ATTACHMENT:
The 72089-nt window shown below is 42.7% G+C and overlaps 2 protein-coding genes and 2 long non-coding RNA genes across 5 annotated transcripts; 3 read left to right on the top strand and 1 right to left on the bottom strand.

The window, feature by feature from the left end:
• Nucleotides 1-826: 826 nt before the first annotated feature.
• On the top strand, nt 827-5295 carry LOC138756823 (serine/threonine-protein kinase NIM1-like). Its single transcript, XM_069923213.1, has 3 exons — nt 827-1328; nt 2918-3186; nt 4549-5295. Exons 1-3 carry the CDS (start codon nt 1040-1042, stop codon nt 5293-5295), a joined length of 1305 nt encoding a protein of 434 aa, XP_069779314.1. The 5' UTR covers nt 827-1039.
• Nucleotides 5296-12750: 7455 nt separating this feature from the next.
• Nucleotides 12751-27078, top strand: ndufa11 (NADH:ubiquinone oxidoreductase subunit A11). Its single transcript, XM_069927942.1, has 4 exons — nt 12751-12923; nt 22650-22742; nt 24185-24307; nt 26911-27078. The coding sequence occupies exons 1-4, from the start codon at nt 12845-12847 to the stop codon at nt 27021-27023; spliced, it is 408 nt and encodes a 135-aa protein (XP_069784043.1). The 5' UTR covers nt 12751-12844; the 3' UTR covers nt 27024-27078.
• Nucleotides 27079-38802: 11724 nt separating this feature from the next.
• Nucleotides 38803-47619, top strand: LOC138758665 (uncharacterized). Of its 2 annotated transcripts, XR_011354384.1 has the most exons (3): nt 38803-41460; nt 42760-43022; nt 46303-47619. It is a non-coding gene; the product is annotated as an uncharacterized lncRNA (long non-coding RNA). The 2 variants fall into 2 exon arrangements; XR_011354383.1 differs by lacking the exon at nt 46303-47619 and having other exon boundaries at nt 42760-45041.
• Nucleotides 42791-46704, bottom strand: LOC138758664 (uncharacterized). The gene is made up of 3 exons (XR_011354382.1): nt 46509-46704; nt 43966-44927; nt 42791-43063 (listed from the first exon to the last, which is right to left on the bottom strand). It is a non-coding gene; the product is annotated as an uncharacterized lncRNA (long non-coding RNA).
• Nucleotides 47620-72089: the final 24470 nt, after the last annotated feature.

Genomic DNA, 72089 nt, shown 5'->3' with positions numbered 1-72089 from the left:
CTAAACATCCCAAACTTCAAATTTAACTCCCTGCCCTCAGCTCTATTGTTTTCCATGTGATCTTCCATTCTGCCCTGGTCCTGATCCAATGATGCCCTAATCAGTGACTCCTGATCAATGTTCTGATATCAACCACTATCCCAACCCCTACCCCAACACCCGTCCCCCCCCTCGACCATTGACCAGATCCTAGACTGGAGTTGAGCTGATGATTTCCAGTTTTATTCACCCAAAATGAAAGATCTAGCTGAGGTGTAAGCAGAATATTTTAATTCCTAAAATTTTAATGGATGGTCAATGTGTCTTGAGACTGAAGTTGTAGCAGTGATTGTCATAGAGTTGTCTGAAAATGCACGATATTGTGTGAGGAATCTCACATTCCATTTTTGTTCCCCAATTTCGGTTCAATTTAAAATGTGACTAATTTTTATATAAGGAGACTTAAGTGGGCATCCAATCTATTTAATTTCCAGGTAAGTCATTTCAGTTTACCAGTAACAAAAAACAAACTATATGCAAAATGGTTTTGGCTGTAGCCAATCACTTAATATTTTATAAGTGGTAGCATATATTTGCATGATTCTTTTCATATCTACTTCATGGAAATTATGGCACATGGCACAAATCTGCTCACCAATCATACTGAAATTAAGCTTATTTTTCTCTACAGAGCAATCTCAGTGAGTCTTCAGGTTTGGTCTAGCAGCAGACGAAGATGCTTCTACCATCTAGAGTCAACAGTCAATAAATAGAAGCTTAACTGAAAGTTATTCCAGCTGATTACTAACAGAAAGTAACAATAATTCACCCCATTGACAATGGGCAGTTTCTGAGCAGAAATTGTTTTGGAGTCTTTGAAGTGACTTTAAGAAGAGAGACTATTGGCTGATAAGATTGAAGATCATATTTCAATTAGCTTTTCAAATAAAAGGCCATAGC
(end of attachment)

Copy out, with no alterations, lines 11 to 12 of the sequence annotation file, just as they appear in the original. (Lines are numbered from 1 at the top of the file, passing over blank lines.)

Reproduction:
Genomic DNA, 72089 nt, shown 5'->3' with positions numbered 1-72089 from the left:
CTAAACATCCCAAACTTCAAATTTAACTCCCTGCCCTCAGCTCTATTGTTTTCCATGTGATCTTCCATTCTGCCCTGGTCCTGATCCAATGATGCCCTAATCAGTGACTCCTGATCAATGTTCTGATATCAACCACTATCCCAACCCCTACCCCAACACCCGTCCCCCCCCTCGACCATTGACCAGATCCTAGACTGGAGTTGAGCTGATGATTTCCAGTTTTATTCACCCAAAATGAAAGATCTAGCTGAGGTGTAAGCAGAATATTTTAATTCCTAAAATTTTAATGGATGGTCAATGTGTCTTGAGACTGAAGTTGTAGCAGTGATTGTCATAGAGTTGTCTGAAAATGCACGATATTGTGTGAGGAATCTCACATTCCATTTTTGTTCCCCAATTTCGGTTCAATTTAAAATGTGACTAATTTTTATATAAGGAGACTTAAGTGGGCATCCAATCTATTTAATTTCCAGGTAAGTCATTTCAGTTTACCAGTAACAAAAAACAAACTATATGCAAAATGGTTTTGGCTGTAGCCAATCACTTAATATTTTATAAGTGGTAGCATATATTTGCATGATTCTTTTCATATCTACTTCATGGAAATTATGGCACATGGCACAAATCTGCTCACCAATCATACTGAAATTAAGCTTATTTTTCTCTACAGAGCAATCTCAGTGAGTCTTCAGGTTTGGTCTAGCAGCAGACGAAGATGCTTCTACCATCTAGAGTCAACAGTCAATAAATAGAAGCTTAACTGAAAGTTATTCCAGCTGATTACTAACAGAAAGTAACAATAATTCACCCCATTGACAATGGGCAGTTTCTGAGCAGAAATTGTTTTGGAGTCTTTGAAGTGACTTTAAGAAGAGAGACTATTGGCTGATAAGATTGAAGATCATATTTCAATTAGCTTTTCAAATAAAAGGCCATAGC